Dietary antioxidant capacity and risk of type 2 diabetes in the large prospective E3N-EPIC cohort

  • Francesca Romana Mancini
  • Aurélie Affret
  • Courtney Dow
  • Beverley Balkau
  • Fabrice Bonnet
  • Marie-Christine Boutron-Ruault
  • Guy Fagherazzi



Recent evidence suggests that oxidative stress may contribute to the pathogenesis of type 2 diabetes. The diet, and especially fruit and vegetables, contains a variety of compounds with antioxidant activity, which may have cumulative/synergistic antioxidant effects. The total antioxidant capacity, an index derived from dietary intake, is a single estimate of antioxidant capacity from all dietary antioxidants. The main aim of this study was to investigate the relationship between total antioxidant capacity and risk of type 2 diabetes.


Among 64,223 women (mean age 52 ± 7 years) from the French E3N-European Prospective Investigation into Cancer and Nutrition (EPIC) cohort, 1751 women had validated type 2 diabetes during 15 years of follow-up. The total antioxidant capacity was estimated with the ferric ion-reducing antioxidant power (FRAP) method. Adjusted Cox proportional hazards regression models were used to calculate HRs and 95% CIs for the associations between total antioxidant capacity and type 2 diabetes risk, adjusted for potential confounders.


In multivariable models, higher levels of total antioxidant capacity were associated with a lower risk of type 2 diabetes. Compared with women in the lowest quintile, women in the third, fourth and fifth quintiles for total antioxidant capacity had HRs of 0.74 (95% CI 0.63, 0.86), 0.70 (95% CI 0.59, 0.83) and 0.73 (95% CI 0.60, 0.89), respectively. The inverse association between total antioxidant capacity and risk of type 2 diabetes was linear up to values of 15 mmol/day, after which the effect reached a plateau.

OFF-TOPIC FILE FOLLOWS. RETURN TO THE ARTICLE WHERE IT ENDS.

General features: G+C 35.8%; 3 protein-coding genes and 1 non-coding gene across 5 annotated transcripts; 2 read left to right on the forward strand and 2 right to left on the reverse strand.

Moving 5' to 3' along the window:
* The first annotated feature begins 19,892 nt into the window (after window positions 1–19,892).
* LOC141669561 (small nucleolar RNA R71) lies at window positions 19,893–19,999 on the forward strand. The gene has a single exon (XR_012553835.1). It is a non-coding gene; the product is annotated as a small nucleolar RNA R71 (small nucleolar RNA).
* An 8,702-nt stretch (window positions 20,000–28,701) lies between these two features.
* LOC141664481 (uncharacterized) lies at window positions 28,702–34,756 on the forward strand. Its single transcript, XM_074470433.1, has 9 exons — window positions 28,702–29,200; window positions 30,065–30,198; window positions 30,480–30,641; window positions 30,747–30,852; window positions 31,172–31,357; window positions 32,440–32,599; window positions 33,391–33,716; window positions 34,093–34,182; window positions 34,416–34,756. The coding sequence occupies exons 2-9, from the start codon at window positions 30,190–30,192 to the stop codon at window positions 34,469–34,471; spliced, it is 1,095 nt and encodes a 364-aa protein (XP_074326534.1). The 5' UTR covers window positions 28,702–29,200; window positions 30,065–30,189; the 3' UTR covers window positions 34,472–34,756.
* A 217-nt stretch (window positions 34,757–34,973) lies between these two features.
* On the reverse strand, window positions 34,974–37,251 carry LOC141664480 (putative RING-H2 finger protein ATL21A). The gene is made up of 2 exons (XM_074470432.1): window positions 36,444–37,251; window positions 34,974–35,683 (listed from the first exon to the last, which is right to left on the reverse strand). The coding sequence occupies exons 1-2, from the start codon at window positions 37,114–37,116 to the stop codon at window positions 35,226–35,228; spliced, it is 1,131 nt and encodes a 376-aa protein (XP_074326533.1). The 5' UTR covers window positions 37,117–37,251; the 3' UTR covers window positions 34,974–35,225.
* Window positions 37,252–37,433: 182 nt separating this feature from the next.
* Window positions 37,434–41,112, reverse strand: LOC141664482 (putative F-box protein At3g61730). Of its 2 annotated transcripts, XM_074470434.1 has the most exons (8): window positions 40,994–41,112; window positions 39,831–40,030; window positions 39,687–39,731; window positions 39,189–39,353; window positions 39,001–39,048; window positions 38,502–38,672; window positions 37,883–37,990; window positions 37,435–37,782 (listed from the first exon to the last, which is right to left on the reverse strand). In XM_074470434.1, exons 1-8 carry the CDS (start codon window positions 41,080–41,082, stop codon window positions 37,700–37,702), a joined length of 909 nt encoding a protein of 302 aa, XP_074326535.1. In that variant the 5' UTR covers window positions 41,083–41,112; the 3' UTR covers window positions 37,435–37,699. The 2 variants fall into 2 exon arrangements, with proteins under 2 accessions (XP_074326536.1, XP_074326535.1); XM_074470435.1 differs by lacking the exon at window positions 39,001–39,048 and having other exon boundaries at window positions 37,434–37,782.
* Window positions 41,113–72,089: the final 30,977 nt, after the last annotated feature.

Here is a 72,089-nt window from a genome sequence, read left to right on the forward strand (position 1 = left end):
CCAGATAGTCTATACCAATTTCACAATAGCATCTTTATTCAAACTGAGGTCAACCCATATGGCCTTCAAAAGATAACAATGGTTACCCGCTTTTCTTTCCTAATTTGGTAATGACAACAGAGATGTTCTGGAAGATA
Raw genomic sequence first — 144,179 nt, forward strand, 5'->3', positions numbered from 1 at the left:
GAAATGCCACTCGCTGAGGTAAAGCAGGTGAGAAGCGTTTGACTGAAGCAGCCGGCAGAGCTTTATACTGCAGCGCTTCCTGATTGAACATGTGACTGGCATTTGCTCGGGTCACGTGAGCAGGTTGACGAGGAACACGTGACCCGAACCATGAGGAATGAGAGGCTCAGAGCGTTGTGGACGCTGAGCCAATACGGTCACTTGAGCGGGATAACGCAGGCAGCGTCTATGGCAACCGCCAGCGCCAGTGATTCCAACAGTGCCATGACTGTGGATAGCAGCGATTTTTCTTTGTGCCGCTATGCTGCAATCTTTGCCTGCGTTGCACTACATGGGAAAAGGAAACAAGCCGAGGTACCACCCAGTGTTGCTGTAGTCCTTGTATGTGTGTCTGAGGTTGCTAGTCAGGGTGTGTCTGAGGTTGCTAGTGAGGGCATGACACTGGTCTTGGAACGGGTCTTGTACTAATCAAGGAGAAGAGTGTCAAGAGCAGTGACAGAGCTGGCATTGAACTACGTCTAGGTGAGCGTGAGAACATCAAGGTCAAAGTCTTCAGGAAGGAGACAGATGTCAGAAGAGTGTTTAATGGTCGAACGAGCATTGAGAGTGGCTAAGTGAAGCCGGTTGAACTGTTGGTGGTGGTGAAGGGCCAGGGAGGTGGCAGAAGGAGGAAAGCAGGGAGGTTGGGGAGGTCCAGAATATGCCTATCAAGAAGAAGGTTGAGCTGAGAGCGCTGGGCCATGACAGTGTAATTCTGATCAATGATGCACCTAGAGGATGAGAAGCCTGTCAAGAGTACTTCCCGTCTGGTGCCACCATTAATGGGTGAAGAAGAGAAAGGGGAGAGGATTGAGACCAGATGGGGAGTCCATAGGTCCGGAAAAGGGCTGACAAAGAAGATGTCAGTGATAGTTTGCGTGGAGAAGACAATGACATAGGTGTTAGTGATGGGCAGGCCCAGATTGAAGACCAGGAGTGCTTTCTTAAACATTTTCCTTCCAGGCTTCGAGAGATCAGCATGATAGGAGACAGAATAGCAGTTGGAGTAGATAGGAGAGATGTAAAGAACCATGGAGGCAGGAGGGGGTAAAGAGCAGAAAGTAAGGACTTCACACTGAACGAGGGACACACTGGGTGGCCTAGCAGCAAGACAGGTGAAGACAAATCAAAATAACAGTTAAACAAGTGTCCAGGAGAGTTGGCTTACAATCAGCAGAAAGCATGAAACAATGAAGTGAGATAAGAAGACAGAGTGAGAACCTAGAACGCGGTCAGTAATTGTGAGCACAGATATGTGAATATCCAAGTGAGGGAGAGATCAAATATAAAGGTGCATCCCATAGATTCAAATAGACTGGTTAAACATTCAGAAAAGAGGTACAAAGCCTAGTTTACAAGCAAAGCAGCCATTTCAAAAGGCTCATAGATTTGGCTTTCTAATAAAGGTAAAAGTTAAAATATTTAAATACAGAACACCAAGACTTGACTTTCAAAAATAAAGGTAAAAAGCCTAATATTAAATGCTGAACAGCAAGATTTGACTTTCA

Our findings suggest that the total antioxidant capacity may play an important role in reducing the risk of type 2 diabetes in middle-aged women. More studies are warranted to better understand the biological mechanisms underlying this inverse association.


Diet E3N cohort FRAP (ferric ion-reducing antioxidant potential) Risk Total antioxidant capacity Type 2 diabetes 



European Prospective Investigation into Cancer and Nutrition


Ferric ion-reducing antioxidant power


Metabolic equivalents


Total radical-trapping antioxidant parameter

Supplementary material

125_2017_4489_MOESM1_ESM.pdf (138 kb)
ESM Table 1(PDF 137 kb)


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Copyright information

© Springer-Verlag GmbH Germany 2017

Authors and Affiliations

  • Francesca Romana Mancini
    • 1
  • Aurélie Affret
    • 1
  • Courtney Dow
    • 1
  • Beverley Balkau
    • 2
  • Fabrice Bonnet
    • 1
    • 3
  • Marie-Christine Boutron-Ruault
    • 1
  • Guy Fagherazzi
    • 1
  1. 1.Inserm U1018, Centre for Research in Epidemiology and Population Health (CESP) ‘Health across Generations’ Team, University Paris-Saclay, University Paris-Sud, Gustave Roussy, Espace Maurice TubianaVillejuif CedexFrance
  2. 2.Inserm U1018, Centre for Research in Epidemiology and Population Health (CESP) ‘Renal and cardiovascular Epidemiology’ Team, University Versailles, Saint Quentin, University Paris-SudVillejuifFrance
  3. 3.CHU Rennes, Université de Rennes 1, Department of Endocrinology, Diabetology and NutritionRennesFrance

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